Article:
Wednesday, August 29, 2012

The 'Hoff ...

Happy Birthday Week, everyone! And by "Everyone" I mean me!

Every day has brought a new treat. On Monday I got a review copy of Zadie Smith's new novel. Tuesday I had the best Tuna Sub ever (toasted). And today I got a review copy of the new biography about David Foster Wallace. (These books are courtesy of the Jodi, who solicits such things from publishers so that we can keep the fine readers of Minnesota Reads abreast of what's hot and not).

And this is all just ramping up toward more excitement this weekend.

So, here is how I've been spending my time.


Chickpea Leek Soup: This little soup was easy and yum. Chickpeas, leeks, garlic and miso.

Spicy Thai Chicken Lettuce Wraps: THIS WAS SO SO SO GOOD! Fake chicken and stuff with a peanut sauce. I turned it into a salad instead of wraps. You know, I'm madly in love with this fake chicken junk called Chick'n Scallopini. Although, when you look for it on Amazon you get a bunch of dog treats instead. So.

"You'll Like My Mother": Good news, Duluthophiles. This movie shot at Glensheen mansion is now playing on a YouTube near you. It's terrifying. And hokey, in an inner-monologue kind of way. Patty Duke plays a pregnant war widow who goes to Northern Minnesota to visit her mother-in-law. But her mother-in-law turns out to be a lying jerk who drugs her and locks her in her bedroom. Meanwhile, there's a lot of weird stuff going on in the house and a snowstorm strikes. I think trapped movies are the scariest. My legs were numb during this one.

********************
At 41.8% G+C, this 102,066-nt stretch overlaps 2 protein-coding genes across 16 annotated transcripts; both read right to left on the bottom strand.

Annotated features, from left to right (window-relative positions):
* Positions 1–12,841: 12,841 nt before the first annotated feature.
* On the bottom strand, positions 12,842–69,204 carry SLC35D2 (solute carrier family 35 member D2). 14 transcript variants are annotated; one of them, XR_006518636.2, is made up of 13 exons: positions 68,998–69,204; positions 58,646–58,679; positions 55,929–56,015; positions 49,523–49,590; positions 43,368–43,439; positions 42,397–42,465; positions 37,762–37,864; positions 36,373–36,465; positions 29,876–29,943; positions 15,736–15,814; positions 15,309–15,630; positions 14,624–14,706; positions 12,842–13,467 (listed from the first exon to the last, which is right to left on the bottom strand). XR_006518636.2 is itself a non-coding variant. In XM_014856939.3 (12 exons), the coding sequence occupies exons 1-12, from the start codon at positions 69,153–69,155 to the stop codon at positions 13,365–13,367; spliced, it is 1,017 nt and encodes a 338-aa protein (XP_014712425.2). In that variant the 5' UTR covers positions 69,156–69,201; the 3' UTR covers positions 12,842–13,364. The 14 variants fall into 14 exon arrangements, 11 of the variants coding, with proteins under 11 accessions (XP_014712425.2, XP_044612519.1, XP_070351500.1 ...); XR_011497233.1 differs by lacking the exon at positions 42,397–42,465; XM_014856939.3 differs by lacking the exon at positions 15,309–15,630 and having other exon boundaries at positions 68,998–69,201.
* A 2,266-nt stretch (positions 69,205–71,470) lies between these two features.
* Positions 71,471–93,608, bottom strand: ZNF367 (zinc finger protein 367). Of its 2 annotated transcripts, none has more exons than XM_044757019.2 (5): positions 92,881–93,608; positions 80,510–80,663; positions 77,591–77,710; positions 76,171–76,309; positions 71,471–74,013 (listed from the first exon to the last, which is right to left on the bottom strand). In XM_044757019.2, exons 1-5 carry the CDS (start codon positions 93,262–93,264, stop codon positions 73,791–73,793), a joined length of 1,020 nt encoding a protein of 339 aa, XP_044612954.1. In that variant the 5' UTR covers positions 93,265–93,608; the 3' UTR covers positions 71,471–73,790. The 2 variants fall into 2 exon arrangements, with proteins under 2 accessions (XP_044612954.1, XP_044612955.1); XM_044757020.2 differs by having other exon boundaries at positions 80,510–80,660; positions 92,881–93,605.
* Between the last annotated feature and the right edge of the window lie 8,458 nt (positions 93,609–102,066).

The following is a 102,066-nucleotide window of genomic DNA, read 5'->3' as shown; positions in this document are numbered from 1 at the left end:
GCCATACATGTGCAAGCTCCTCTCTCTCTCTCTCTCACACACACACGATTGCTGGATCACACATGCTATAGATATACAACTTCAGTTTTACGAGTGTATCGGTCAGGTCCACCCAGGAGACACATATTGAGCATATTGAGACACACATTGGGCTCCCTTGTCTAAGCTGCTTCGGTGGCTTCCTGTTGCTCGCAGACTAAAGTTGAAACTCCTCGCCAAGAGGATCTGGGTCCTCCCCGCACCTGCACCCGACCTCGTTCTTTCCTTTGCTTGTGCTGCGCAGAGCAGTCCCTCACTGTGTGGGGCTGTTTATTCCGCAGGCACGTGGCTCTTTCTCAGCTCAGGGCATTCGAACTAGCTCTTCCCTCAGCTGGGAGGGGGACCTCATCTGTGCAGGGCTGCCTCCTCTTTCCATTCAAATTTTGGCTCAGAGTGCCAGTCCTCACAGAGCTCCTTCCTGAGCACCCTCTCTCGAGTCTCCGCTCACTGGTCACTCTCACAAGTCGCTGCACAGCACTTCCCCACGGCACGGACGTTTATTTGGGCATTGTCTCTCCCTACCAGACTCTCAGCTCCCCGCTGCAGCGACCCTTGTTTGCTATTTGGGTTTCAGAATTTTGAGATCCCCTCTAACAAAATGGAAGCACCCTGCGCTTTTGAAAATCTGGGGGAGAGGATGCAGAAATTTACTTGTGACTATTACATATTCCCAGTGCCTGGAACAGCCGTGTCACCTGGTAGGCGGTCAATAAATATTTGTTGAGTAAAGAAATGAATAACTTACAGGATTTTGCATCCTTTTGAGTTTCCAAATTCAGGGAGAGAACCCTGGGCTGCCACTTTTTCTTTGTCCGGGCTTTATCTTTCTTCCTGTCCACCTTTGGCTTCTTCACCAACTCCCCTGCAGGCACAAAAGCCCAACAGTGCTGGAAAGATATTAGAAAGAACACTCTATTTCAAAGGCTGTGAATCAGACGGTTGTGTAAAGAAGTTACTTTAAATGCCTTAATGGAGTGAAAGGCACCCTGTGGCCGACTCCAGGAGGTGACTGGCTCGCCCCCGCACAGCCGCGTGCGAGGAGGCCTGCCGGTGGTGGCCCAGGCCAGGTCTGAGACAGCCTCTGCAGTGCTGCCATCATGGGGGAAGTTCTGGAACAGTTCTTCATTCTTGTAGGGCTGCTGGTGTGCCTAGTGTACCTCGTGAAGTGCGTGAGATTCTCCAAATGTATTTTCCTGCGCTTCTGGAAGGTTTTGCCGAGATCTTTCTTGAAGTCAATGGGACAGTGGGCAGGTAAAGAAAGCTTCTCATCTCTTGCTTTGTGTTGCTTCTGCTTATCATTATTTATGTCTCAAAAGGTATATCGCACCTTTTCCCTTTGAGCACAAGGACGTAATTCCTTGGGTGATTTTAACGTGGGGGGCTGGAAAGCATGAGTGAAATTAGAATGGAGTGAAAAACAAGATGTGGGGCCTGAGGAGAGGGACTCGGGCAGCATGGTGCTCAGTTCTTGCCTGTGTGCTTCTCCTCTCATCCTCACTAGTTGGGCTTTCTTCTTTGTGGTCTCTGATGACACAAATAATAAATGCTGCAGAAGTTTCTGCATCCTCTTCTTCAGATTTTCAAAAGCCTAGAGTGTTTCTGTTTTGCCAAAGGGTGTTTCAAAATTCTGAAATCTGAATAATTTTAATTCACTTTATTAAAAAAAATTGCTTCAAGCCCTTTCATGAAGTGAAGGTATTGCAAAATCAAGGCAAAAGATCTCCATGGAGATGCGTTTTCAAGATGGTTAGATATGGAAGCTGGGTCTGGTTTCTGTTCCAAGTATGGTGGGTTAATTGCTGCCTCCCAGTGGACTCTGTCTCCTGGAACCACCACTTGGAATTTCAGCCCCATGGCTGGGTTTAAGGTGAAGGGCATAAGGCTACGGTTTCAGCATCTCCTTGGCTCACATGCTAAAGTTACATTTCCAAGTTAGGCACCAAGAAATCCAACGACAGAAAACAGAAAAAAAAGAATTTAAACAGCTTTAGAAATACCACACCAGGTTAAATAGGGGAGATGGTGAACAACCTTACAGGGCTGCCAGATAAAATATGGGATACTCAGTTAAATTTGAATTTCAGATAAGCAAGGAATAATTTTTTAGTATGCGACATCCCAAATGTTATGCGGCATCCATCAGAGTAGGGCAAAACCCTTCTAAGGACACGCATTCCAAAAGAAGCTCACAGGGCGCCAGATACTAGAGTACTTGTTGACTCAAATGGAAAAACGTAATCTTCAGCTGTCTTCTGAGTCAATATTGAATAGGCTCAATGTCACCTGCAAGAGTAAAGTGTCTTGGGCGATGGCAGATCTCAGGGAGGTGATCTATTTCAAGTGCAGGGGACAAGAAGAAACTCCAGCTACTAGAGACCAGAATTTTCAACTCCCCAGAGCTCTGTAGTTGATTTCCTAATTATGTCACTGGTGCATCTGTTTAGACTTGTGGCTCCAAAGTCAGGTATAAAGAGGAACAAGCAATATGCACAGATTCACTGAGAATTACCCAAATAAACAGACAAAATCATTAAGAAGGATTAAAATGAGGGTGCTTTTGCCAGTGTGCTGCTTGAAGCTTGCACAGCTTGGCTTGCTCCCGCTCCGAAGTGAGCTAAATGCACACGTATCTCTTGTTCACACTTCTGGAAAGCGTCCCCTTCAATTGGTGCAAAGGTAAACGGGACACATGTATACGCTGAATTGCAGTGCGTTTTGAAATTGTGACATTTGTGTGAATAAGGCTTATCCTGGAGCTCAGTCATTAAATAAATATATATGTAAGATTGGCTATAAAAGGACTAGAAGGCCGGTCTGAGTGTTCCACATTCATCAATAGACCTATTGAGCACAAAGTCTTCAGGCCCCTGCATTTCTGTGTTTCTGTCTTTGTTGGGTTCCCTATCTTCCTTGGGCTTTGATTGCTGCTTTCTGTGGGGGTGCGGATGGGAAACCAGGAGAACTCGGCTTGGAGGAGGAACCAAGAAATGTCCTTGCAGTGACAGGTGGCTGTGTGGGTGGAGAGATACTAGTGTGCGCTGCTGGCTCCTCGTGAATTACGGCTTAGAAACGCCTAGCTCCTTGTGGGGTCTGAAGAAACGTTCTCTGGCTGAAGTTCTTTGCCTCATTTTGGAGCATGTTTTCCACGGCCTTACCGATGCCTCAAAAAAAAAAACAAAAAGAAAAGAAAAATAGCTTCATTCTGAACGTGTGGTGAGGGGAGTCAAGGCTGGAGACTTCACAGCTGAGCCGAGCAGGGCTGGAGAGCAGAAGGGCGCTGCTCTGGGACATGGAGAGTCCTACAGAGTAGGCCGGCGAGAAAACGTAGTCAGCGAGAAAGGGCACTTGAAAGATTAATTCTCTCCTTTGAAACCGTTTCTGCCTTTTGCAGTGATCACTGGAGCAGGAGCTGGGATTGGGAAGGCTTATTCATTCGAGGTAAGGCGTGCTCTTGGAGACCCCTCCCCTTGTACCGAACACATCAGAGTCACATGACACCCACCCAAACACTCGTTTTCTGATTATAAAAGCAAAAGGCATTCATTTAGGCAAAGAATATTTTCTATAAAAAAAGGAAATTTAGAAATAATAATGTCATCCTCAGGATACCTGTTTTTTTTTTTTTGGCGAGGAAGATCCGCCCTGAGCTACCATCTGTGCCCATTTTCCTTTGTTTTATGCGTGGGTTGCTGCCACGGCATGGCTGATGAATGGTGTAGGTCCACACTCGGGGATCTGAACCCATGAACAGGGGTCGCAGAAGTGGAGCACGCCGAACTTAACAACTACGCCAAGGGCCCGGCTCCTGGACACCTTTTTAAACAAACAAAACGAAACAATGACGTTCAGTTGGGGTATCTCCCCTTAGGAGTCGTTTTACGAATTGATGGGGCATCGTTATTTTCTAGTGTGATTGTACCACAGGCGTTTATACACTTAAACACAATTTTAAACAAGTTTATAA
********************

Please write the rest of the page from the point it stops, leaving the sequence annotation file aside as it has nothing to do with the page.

Carnage: This is just about the most uncomfortable thing to watch. It starts with two young boys who get into a fight on the playground, resulting in one losing a few teeth. The parents get together to discus it: A liberal bookstore employee and her husband, a salesman and a lawyer and his wife who works in finance. They discuss the situation to death and the latter couple struggles to leave the apartment and then they all get drunk and ouch. It feels a lot like a play, because it is adapted from one. But it's good and it's short.

"The Myth of Pruitt-Igoe": This is a documentary about the time St. Louis built a community of high rises in the downtown area that would become low-income housing. Pruitt-Igoe was good in theory. Like 15,000 people moved in and it was a big celebration and it was clean with nice views. Then the city stopped putting money and effort toward the community and it fell into disrepair. Then it became dangerous. Then the police stopped responding to calls. Just 20 years later, it was demolished. The telling is a little repetitious, but the story is interesting and will have you Googling "what ever happened to housing projects."

Martha Marcy May Marlene This movie is about a young girl who is absorbed into a cult, which is nice and garden-y at first, but then things get a little more violent. That story is told in flashbacks as she adapts to a fancy new life with her older sister and the sort of mainstream existence that requires a bathing suit and not crawling into bed with your sibling when she's banging her husband. It's a good story told in an interesting way, but at one point I did say: "I think I would like the resolution to happen to now."